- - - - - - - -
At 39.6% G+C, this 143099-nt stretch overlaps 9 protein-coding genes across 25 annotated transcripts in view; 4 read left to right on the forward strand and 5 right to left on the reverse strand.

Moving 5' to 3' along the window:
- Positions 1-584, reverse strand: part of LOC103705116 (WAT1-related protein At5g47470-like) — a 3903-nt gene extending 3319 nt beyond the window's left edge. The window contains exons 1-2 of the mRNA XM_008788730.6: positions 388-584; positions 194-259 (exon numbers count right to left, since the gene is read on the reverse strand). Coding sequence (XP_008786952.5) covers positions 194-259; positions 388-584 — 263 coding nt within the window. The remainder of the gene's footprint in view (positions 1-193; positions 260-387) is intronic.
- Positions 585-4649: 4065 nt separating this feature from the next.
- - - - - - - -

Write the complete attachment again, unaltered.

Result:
At 39.6% G+C, this 143099-nt stretch overlaps 9 protein-coding genes across 25 annotated transcripts in view; 4 read left to right on the forward strand and 5 right to left on the reverse strand.

Moving 5' to 3' along the window:
- Positions 1-584, reverse strand: part of LOC103705116 (WAT1-related protein At5g47470-like) — a 3903-nt gene extending 3319 nt beyond the window's left edge. The window contains exons 1-2 of the mRNA XM_008788730.6: positions 388-584; positions 194-259 (exon numbers count right to left, since the gene is read on the reverse strand). Coding sequence (XP_008786952.5) covers positions 194-259; positions 388-584 — 263 coding nt within the window. The remainder of the gene's footprint in view (positions 1-193; positions 260-387) is intronic.
- Positions 585-4649: 4065 nt separating this feature from the next.